‘Shark Tank’: Mark Cuban Says This Product Has the Worst Execution in Show History

The entrepreneurial spirit in America is through the roof right now thanks to Shark Tank inspiring more people to create products no one’s yet seen. A major problem with that, though, is the tendency to rush products into the marketplace without properly beta testing them so it doesn’t lead to embarrassing recalls later.

A few products the sharks invested in ended up having some problems in this arena, yet one really stands out now. If you remember back to Season 5, you’ll recall a man named Charles Michael Yim who pitched a breathalyzer product you could attach to your smartphone.

It was designed to hail a cab at the push of a button if you had too much alcohol.

At the time, it looked novel and useful. While the sharks bit on it, the product has since seen trouble through the FTC.

Mark Cuban at a technology conference
Mark Cuban | Martina Albertazzi/Bloomberg via Getty Images

Were the sharks duped in the initial pitch?

Go back in time to 2013 when Shark Tank was in its fifth season. You’ll probably remember that infamous pitch by Yim to the shark team about this breathalyzer called BreathOmeter.

Yim’s pitch seemed compelling at the time, not including capturing the immediate attention of the famous investors.

They were immediately sold on it and ended up doing a group investment as a show first. For whatever reason, they didn’t stop to question whether the technology would really make the breathalyzer offer truly accurate results.

Not that the product was intended merely to test one’s alcohol level. There was also tech inside to determine if a person’s breath has too many volatile sulfur compounds.

Initially, the company made a $5 million profit, but the FTC requested a recall back in 2017, including ordering the company to offer refunds to anyone who purchased the device.

All of this was the result of a settlement the company worked out with the FTC. With Mark Cuban heading the company, he’s since looked back in disdain at the pitch and the execution behind getting it out to consumers.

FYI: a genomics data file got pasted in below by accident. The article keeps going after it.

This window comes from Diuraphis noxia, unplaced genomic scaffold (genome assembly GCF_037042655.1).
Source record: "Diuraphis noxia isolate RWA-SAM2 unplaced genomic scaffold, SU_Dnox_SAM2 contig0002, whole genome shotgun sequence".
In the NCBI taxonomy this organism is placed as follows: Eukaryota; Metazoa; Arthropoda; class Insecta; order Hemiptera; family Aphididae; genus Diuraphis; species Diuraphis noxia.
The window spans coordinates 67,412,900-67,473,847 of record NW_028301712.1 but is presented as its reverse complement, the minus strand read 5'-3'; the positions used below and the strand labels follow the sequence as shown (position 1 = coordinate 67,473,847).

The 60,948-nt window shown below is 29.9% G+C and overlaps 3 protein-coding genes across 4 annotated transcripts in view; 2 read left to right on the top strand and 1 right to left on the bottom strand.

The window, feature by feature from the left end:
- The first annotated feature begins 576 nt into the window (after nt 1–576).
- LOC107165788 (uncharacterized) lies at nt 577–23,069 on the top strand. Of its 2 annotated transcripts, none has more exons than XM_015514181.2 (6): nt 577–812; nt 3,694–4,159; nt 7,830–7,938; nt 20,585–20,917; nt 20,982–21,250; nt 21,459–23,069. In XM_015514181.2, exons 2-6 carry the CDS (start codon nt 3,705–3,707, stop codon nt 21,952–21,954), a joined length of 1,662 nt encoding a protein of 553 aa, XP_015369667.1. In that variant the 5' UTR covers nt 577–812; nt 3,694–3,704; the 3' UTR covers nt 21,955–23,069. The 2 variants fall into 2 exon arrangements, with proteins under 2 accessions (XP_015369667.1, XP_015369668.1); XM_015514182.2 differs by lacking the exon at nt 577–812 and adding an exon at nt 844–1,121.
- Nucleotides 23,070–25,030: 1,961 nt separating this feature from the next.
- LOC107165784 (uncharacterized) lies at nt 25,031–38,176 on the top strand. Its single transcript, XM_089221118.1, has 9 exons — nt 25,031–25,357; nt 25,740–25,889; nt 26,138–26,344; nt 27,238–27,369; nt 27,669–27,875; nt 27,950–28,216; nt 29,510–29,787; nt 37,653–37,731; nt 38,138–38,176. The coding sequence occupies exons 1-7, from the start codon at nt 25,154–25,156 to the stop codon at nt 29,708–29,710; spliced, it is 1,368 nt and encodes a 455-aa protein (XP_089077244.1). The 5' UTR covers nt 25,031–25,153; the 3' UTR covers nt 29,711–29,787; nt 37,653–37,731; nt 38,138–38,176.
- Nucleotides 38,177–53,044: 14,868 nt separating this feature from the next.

How much regret do the sharks have for taking on the product?

Not long ago, the Shark Tank cast shot a video looking back at their favorite pitches over the last decade. Many of the pitches they recalled ended up making the sharks and the company owners a lot of money.

Somehow, the BreathOmeter ended up on their most memorable list. It appears the shark reminiscence video was done after the FTC fiasco, outside of no one mentioning the ordered refunds.

Many fans of the show today wonder why the sharks jumped on the product so fast without further testing. Even the FTC gave out warnings to any entrepreneurs putting out similar products.

There never was sufficient testing done, plus failure by the company to take immediate action against the product after being called out.

The company isn’t dead, though. Since it still has the backing of the famous sharks, it’s going to focus on the poor oral hygiene aspect, which they call Mint.

Are the sharks playing more risk by taking on tech products?

Mark Cuban and his fellow sharks have scoped out the BreathOmeter as having bad execution. Regardless, Cuban knows a lot about tech and how to make similar products become successful.

In this case, there was a little bump in the road the company can now likely smooth over. What about future products with seemingly can’t-miss potential?

When a product could literally save lives, it’s easy to get wrapped up in a convincing pitch, hence perhaps investing just a little too soon.

The sharks are usually very astute to the marketplace and any potential issues arising down the line. There’s always the chance they might be duped again and end up taking on a product proving dangerous to the public when it’s meant to be helpful.

As sharp as the sharks are to what consumers need in the way of products, the excitement of something big has already proven to bring a blind eye to potential overlooked pitfalls.